The title page to this expanded edition reminds the reader that the country has been at war, showing us armed cavalry and foot soldiers. It insists that agriculture is crucial to healing the land and making peace, citing Isaiah 2.4: “They shall beate their Swords into Plowshares / And their Speares into Pruning Hookes.” Like this quotation from scripture, the banner at the top of the page “Vive La Re Publick” links husbandry to the common good and the commonwealth. Both sides will now need to turn their attention from battle fields to corn fields. It is this expanded edition on which I draw throughout my book because in it Blith elaborates on the initiatives that interest me including planting green manures, composting, and other forms of soil amendment, cultivating hedgerows, and eating and drinking “local.” Promoted as innovations then, they are once again prominent alternative or sustainable agriculture projects. On these topics, past and present can speak to one another.
What has been removed from the image on my book’s cover is much of the visual and verbal evidence of that very particular 1652 context. What’s left is a kind of clue, the banner trumpeting “Vive La Re Publick” and tying the industry of that one lone English improver to the commonwealth and the common good. This clue challenges the viewer to make that connection in the absence of other visual evidence. The open space invites speculation. In the original title page, the detail that arrests my eye as a specialist also roots it very much in one time and place. Depopulating the image makes it easier to unstick Blith in time, so that he can float and travel and entertain affiliations with ancient writers, non-English writers and practices, and our own moment. Loosening the tether to the seventeenth century, we release the lone digger to move across time and space in our imaginations. This movement is central to my book as I track figurations, such as feeding the hungry earth or seeing wine as the “blood of the grape,” across time and place. I do this in order to show how our imaginations and figural language are informed by the seventeenth century, whether we recognize it or not, and to argue that we approach the past as a resource—a kind of compost barrel––more than a straitjacket. Doing so requires letting go of some specifics in the interest of cultivating resonances and connections that serve our needs now.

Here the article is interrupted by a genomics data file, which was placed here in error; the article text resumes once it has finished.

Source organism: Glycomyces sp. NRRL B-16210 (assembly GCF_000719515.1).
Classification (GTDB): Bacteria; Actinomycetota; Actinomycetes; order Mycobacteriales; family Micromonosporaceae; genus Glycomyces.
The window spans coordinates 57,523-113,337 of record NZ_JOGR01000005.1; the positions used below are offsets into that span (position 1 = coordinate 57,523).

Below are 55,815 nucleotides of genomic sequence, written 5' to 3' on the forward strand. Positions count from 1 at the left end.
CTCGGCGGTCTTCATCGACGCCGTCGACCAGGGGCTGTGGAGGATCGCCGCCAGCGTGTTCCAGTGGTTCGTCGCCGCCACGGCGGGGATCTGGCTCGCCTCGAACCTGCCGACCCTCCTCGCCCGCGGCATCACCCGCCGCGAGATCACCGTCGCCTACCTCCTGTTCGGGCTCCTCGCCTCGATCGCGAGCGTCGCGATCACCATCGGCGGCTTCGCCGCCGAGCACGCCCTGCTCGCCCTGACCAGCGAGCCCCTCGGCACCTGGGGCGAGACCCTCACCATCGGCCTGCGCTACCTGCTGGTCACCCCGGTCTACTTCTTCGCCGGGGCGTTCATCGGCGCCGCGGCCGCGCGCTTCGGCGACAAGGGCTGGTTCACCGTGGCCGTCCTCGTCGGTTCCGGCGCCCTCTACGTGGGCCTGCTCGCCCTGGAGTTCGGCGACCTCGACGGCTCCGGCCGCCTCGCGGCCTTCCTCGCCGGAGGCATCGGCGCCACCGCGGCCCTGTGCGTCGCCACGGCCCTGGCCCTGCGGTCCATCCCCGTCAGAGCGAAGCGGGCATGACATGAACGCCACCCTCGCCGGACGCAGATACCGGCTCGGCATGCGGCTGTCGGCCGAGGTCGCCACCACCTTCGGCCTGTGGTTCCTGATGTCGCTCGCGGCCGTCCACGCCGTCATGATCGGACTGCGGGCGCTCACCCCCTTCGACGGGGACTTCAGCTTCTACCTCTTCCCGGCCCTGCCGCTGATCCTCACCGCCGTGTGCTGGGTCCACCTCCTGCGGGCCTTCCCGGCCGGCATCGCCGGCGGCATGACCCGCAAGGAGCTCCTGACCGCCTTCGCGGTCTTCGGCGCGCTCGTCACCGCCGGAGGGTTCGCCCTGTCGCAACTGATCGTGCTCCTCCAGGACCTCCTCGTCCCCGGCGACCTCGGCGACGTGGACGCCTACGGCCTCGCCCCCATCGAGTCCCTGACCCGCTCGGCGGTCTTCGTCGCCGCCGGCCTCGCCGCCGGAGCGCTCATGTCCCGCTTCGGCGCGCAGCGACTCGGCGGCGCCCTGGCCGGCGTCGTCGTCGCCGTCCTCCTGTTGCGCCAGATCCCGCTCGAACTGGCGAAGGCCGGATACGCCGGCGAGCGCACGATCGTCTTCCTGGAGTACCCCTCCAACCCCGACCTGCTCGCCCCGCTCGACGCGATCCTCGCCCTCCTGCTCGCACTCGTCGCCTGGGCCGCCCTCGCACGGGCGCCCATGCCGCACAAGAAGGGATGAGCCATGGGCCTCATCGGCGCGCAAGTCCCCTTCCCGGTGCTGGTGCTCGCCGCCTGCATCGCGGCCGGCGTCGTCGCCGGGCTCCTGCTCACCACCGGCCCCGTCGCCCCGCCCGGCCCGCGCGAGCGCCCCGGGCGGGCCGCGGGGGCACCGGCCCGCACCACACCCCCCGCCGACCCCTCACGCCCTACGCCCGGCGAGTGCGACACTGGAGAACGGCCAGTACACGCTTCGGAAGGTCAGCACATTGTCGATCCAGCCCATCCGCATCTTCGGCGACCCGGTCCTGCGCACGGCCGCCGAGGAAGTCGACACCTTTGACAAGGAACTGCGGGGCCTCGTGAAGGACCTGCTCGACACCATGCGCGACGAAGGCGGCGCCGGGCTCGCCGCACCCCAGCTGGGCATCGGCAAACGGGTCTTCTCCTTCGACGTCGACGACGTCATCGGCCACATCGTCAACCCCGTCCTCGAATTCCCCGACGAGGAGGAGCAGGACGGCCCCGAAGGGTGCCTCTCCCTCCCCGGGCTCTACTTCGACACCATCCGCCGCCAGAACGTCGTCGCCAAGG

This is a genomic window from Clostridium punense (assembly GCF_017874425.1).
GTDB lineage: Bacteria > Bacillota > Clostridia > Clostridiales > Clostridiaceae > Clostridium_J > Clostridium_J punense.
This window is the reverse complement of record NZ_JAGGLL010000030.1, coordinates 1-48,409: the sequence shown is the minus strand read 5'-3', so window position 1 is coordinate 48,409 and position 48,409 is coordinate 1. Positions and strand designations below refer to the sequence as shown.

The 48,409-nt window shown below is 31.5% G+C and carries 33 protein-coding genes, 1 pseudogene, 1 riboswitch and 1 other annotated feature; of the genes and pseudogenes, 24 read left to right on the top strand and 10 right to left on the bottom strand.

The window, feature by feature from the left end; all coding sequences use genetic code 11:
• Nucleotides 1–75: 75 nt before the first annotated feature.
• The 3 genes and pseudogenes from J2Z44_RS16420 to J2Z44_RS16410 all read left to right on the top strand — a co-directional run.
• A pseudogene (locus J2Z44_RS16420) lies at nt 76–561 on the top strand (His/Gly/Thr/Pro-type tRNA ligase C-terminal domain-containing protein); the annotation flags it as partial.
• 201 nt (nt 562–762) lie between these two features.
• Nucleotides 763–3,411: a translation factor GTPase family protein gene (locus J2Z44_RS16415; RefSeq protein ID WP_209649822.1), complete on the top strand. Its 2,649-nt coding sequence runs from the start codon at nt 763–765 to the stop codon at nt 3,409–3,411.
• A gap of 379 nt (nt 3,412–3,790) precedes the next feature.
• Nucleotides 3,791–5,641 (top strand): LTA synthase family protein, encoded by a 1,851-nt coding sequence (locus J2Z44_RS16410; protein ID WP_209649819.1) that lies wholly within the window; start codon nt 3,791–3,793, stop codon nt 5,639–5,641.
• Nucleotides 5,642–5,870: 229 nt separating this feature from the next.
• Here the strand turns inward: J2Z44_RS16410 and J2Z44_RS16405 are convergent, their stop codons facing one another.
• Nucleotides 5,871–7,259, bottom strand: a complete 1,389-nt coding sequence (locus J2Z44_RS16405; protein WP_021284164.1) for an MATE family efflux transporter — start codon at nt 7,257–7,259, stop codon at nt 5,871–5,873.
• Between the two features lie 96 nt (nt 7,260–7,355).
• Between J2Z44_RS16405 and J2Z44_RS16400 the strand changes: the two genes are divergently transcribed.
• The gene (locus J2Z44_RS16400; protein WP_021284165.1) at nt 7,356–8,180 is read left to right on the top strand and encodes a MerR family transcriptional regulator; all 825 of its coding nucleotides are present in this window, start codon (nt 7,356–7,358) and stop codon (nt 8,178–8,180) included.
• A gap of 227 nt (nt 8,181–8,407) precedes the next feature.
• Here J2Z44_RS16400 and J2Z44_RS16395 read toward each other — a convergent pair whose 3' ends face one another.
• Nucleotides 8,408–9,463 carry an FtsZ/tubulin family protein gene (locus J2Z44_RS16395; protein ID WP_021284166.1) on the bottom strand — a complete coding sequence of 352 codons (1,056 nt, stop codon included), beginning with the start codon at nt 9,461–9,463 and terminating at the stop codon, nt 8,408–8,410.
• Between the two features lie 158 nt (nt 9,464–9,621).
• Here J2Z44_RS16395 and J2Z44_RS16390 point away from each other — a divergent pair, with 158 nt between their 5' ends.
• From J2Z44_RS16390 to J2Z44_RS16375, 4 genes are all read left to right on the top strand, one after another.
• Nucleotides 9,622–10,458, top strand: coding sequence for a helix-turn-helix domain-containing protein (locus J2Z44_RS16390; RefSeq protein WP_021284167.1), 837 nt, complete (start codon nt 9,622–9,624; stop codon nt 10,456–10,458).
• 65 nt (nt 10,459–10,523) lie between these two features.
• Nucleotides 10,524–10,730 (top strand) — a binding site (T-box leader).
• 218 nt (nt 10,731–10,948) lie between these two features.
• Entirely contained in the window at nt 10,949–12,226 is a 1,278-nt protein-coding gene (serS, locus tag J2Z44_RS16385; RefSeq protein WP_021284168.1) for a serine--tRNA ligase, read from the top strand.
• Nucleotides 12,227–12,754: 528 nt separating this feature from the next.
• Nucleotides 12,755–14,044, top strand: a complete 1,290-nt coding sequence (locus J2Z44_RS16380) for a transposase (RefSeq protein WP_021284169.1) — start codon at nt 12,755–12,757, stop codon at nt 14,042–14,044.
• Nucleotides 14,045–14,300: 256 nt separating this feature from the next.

Hubbard’s creative use of Blith’s 1652 title page not only provides a model for how I hope my readers will dig the past. It also resembles Blith’s own treatment of the ideas he learned from Classical writers and borrowed from his contemporaries. Blith assembled ideas and even passages from a wide range of sources. Like other seventeenth-century readers, he broke down what he read into pieces he reassembled into his own text. Hubbard’s creative use of an image, not as a blueprint but as a reservoir, which we can engage and reimagine and reinvent, is a distinctly seventeenth-century form of craft, what Blith might have called “perfect true workmanship.”